Volume 02  | February 2017
Winter Offers Time for Planning
Since our last newsletter, we've seen a bit of winter! Our area received 6+ inches of snow, and considerably more depending on where you live. Add in some days when temps stayed at or below freezing and not much gets done in the garden. So what's a gardener to do? PLAN for SPRING! And summer, fall, and next winter, too...

Winter is a great time to assess your yard or garden's winter interest. Are there areas that look bare and boring? Make note of these spaces. Once planting season arrives, keep these areas in mind and choose plants to add that will liven up the garden when everything else is sleeping. Evergreen trees and shrubs, plants that bloom in winter, or deciduous specimens with eye-catching bark or shapes are all good choices. Be sure to consider other important site factors when choosing - sun/shade, mature size of the plant, and watering needs.

Order seeds from your favorite catalogs if you need to start them now. Many cold-season edibles can be started in the garden or transplanted early for harvest in the spring.

Winter is also a good time to take stock of your garden tools, clean and oil them, sharpen blades, and have everything organized before Spring arrives.

Several upcoming workshops have been scheduled to help you with your garden plans. On March 4, two workshops will be held at Hampton Roads Agricultural Research & Extension Center. Creating a Backyard Wildlife Habitat focuses on design and planting to support beneficial wildlife in your garden and landscape. Register at backyardwildlifehabitat2.eventbrite.com. A second workshop in the afternoon focuses specifically on attracting insects and pollinators to your garden. Participants will build and take home a free mason bee house. Register at insectsandpollinators2.eventbrite.com. Both workshops are FREE, but space is limited.

March also brings the start of Rain Barrel workshops with Virginia Beach Master Gardener Water Stewards. Workshops are offered on the second Saturday of each month, March - October, at the Virginia Beach Farmer's Market. Learn the importance of keeping storm water on your property, and how rain barrels can help improve the health of the Chesapeake Bay, while also saving you money in irrigation. The cost is $50 per barrel and includes a diverter kit for installation on an existing downspout. Family-friendly! To take part in any of the rain barrel workshops - Register for Rain Barrels

Take heart - winter won't last forever and soon enough we'll all be out, getting our hands dirty. In just over a month, the first day of Spring will arrive!

Have gardening questions? Help is available year round through the Master Gardener Help Desk by calling 757-385-8156 or email your question to vbmghelp@vbgov.com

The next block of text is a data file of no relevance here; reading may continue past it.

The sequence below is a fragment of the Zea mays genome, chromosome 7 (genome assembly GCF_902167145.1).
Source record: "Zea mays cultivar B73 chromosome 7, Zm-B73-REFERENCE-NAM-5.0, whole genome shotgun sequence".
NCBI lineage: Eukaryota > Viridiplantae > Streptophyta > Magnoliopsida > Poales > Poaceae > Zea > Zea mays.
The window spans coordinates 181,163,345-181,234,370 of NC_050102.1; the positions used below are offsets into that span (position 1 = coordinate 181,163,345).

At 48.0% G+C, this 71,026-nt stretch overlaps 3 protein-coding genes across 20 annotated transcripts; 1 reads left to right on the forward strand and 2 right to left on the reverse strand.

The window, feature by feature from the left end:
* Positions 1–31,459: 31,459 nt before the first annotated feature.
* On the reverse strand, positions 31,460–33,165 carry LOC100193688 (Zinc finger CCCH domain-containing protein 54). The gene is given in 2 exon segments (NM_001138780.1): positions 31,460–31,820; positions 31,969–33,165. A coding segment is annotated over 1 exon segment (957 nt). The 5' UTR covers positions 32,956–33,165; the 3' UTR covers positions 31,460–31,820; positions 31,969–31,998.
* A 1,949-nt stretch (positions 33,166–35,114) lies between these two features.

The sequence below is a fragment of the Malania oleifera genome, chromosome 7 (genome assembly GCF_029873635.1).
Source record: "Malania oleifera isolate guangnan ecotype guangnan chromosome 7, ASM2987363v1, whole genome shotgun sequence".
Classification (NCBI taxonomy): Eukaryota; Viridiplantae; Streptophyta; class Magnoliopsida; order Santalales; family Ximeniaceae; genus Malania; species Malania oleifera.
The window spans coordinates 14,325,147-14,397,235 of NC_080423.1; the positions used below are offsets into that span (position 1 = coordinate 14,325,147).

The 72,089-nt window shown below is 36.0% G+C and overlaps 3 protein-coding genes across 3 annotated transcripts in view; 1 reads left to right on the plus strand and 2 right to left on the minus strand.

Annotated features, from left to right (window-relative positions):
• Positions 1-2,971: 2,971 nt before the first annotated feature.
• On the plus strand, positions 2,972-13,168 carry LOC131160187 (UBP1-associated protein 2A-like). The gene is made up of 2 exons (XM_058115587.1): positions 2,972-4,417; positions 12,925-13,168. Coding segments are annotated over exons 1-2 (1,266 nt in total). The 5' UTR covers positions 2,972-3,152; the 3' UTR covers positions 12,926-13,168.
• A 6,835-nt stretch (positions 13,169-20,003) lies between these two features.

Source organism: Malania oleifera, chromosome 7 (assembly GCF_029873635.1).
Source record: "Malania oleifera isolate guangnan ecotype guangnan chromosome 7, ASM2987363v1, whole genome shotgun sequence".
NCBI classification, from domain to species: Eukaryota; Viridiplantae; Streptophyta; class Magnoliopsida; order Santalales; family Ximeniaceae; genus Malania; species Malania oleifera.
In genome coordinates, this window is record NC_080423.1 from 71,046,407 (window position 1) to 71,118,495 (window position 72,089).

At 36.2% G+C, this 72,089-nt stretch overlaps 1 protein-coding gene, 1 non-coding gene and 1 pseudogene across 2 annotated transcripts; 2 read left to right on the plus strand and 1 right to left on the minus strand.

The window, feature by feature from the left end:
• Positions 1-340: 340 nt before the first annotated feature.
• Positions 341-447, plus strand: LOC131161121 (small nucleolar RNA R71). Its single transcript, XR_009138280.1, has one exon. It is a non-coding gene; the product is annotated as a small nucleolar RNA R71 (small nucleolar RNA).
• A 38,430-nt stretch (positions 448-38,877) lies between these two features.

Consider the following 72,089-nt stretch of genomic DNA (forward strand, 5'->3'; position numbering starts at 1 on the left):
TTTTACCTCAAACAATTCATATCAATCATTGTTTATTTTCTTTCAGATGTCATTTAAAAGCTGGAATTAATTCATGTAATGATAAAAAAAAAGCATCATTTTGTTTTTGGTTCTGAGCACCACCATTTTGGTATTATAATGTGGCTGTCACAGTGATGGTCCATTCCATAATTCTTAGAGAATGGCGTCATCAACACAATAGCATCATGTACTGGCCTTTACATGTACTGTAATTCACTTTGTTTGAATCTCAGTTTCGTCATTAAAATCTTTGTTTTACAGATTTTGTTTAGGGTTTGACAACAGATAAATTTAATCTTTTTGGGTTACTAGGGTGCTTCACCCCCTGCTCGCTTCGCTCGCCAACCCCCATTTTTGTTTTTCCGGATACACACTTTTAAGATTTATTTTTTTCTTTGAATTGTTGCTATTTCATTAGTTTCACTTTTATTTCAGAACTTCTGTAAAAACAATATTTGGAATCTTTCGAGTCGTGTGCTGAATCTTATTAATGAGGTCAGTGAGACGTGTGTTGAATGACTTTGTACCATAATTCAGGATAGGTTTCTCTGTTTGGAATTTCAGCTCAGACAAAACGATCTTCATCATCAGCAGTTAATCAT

Upcoming Events
Feb. 25 - Tree Talks
This all day workshop covers planting and pruning basics, tools, and tree & shrub care. Guest speakers: Marcus Jones, ODU's Kaplan Orchid Conservatory; Michael Nentwich, City Forester, Norfolk; & Marie Butler, Chesapeake Master Gardener & retired Landscape Coordinator from the Virginia Zoo. Organized by VCE Master Gardener Tree Stewards.
FREE to the Public, but registration required: www.eventbrite.com/e/tree-talks-2017-tickets-27681044750. 8am - 2pm, HR Agricultural Research & Extension Center, 1444 Diamond Springs Rd, Virginia Beach.

Feb. 27 - Gardening Talk
Cherries and Berries - Doug Spencer, VCE Virginia Beach Master Gardener
Discussion of urban fruit trees and shrubs including apple, pear, peach, cherries, grapes, hops, and 4 types of berry bushes. FREE, No registration required. 7-8pm, Meyera E. Oberndorf Central Library.

Properly Pruning Crape Myrtles
February is a good time to prune trees and shrubs, but the oft-used practice of "topping" crape myrtles is not recommended. To learn the proper method of pruning these trees and shrubs, visit the link.  

Pruning and Care of Crape Myrtles
Children's Education Garden at the Market

Volunteers have created educational gardens behind the Rural Heritage Center at the Virginia Beach Farmers Market, located at 3640 Dam Neck Rd. Tours are conducted for pre-K through 5th graders. The goal is to connect children to agriculture through interactive experiential activities. The garden is open to the public during regular Farmer’s Market hours.

Plan Ahead
Mar. 27 - Gardening Talk
Vegetable Irrigation Methods: Joey Elliot, VCE Virginia Beach Master Gardener. 7-8pm, Meyera E. Oberndorf Central Library.

Apr. 25 & May 4 - Master Gardener Intern Orientation
Interested in becoming a Virginia Beach Master Gardener? Attend one of our Orientations to find out more! 10am - 12 noon, 1449 Princess Anne Rd, Building 14 - upstairs conference room.

May 6 & 7 - Spring Plant Sale
Virginia Beach Farmer's Market, 3640 Dam Neck Rd. Saturday: 9am - 3pm
Sunday: 10am - 2pm

If you are a person with a disability and desire any assistive devices, services or other accommodations to participate in this activity, please contact Jill Wright at 757-385-4769 during the business hours of 8:00 a.m. and 5:00 p.m. to discuss accommodations 5 days prior to the event. TDD number (800) 828-1120.   

Virginia Cooperative Extension programs and employment are open to all, regardless of age, color, disability, gender, gender identity, gender expression, national origin, political affiliation, race, religion, sexual orientation, genetic information, veteran status, or any other basis protected by law. An equal opportunity/affirmative action employer. Issued in furtherance of Cooperative Extension work, Virginia Polytechnic Institute and State University, Virginia State University, and the U.S. Department of Agriculture cooperating. Edwin J. Jones, Director, Virginia Cooperative Extension, Virginia Tech, Blacksburg; M. Ray McKinnie, Interim Administrator, 1890 Extension Program, Virginia State University, Petersburg.